Evident here is one of the key developments in Bernstein’s work. In the 1970s both visible and invisible pedagogies were seen to express middle‑class concerns, and ‘the conflict between visible and invisible pedagogies, … between strong and weak classification and frames, [wa]s an ideological conflict within the middle class’(Bernstein, 2003a: 121). A few pages later in this latter paper, there is a distinction between the middle-class child, for whom there is ‘socialisation into the textbook’; and a working-class child, for whom ‘[t]he weakening of classification and frames reduces the significance of the textbook and transforms the impersonal past into a personalized present’ (127). By the time of Bernstein (2003b), the invisible pedagogy had been associated with the slow learner and/or working-class low achiever, for whom such an approach would not be abandoned by the end of primary school. In particular, in secondary school, the importance of ‘strong pacing [that] will tend to reduce pupils’ speech and privilege teachers’ talk’ (77-78) brings to mind the emphasis that Gove has put on content and rote-learning. Moreover, there is a distinction between autonomous (‘justified by the intrinsic possibilities of knowledge itself’) and dependent (‘justified by their market relevance’) visible pedagogies (86): this certainly underpins the current obsession with both a core curriculum, as constructed by English baccalaureate and facilitating subjects, and also the restructuring of an academic/vocational divide. Thus far, we have seen illustrated Gove’s preference for strong classification and framing. Subsequently, in the discussion of different kinds of knowledge structure, Bernstein (1999), shows how school curricula confused vertical and horizontal discourses; and one might conclude that this paper echoes Bernstein’s earlier (1976) concern with the limits of reformism.
Proposals for the history curriculum are illustrative. In his 2010 conference speech Gove claimed that, currently, school history ‘denies children the opportunity to hear our island story’. Here, the unproblematic construction of ‘one of the most inspiring stories I know’ is inseparable from its presentation as an ‘opportunity’. Since then, discussion of the new history curriculum has addressed both content (classification) and pacing (framing), echoing arguments over a contested history that were rehearsed in the late-1980s. It is apparent that Gove objects to both non-academic discourse, what Bernstein (1999) calls ‘local knowledge’, and also some aspects of academic discourse, for example, the content of the history curriculum. In the terms outlined in Bernstein (1999) the academic discourse that meets with Gove’s approval is defined by a hierarchical knowledge structure, one that cannot acknowledge the contested nature of knowledge. That history might be seen to be a construct (even if, in practice, methodological issues have been reduced to ‘skills’ designed to detect something called ‘bias’) would give the discipline a horizontal knowledge structure and align it to the non-academic or vocational knowledge that has been associated with a lowering of standards. Local knowledge is made up of ‘competences [that] are segmentally related’, juxtaposed by Bernstein to the generalising tendencies of vertical discourses (160); and it is segmentation that draws attention to the contested nature of knowledge, the controversy that attends any claim to know what is and is not important. This is where a distinction between hierarchical and horizontal knowledge structures is important (162ff), for it is the generalisation made possible by hierarchical knowledge structures (166-168) that allows Gove to effectively render history invisible, replacing it with ‘our island story’.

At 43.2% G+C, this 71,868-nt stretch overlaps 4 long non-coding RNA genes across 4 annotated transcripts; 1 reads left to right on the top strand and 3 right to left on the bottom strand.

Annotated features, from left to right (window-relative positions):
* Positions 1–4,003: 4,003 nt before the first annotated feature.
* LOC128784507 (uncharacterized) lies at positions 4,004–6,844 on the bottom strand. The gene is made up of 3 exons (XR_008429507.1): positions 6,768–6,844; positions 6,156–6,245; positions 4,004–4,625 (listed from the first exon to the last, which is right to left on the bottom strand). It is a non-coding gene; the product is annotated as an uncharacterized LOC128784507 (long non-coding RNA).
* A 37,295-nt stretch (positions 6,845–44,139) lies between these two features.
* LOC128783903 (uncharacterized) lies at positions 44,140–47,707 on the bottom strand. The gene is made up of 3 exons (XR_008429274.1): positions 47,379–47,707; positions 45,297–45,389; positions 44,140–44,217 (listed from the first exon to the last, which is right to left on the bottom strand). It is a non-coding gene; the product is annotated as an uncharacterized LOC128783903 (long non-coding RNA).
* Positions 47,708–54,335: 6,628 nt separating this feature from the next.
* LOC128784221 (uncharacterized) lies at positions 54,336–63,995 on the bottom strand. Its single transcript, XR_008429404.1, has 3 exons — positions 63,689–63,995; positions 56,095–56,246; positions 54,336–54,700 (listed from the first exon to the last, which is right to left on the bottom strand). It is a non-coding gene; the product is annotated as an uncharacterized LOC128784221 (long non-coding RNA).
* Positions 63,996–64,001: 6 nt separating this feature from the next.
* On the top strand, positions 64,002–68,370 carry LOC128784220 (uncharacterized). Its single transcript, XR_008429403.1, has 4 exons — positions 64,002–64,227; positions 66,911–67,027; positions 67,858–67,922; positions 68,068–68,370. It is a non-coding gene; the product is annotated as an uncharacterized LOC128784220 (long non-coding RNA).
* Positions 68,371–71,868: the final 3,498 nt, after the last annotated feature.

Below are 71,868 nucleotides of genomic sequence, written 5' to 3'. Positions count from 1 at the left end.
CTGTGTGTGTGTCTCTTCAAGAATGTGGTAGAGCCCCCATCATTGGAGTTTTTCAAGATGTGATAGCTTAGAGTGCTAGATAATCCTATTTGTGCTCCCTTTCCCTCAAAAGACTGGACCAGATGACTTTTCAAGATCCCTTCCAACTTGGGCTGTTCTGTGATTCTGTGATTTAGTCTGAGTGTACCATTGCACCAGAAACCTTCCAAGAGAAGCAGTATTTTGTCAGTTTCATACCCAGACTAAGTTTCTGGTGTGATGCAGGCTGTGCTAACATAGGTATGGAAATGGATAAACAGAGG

One can identify a narrative here, and Bernstein’s (1999) late paper begins with his own summary of this process (157-158); while Arnot & Reay (The framing of pedagogic encounters: Regulating the social order in classroom learning, in Reading Bernstein, Researching Bernstein, Muller, Davis & Morais eds, RoutledgeFalmer, 2004, 137-150) offer a similar account by way of introduction to their research report (137-138). Here I shall use ‘Class and Pedagogies: Visible and Invisible’ from Class, Codes and Control: Volume 3 (first published 1975; references here to the 2003 edition, as Bernstein, 2003a); and a revised version, ‘Social Class and Pedagogic Practice’ (in The Structuring of Pedagogic Discourse, Class, Codes and Control: Volume 4, first published 1990; references here to the 2003 edition, as Bernstein, 2003b). The first version follows on from the early association of home‑&‑school and in-school research issues as developed by Bernstein in ‘On the Classification and Framing of Educational Knowledge’ (in Young ed, Knowledge and Control: New Directions for the Sociology of Education, 1971; reprinted in Class, Codes and Control: Volume 3).
 For contemporary responses to post-1988 changes see Husbands, What is History Teaching? Language, Ideas, and Meaning in Learning about the Past,1996; or Lowe, Schooling and Social Change, 1964-1990, 1997, in particular Chapter 3 on ‘Contested Pedagogies’; or Raphael Samuel’s 1990 account in History Workshop Journal 29/30 for more detail.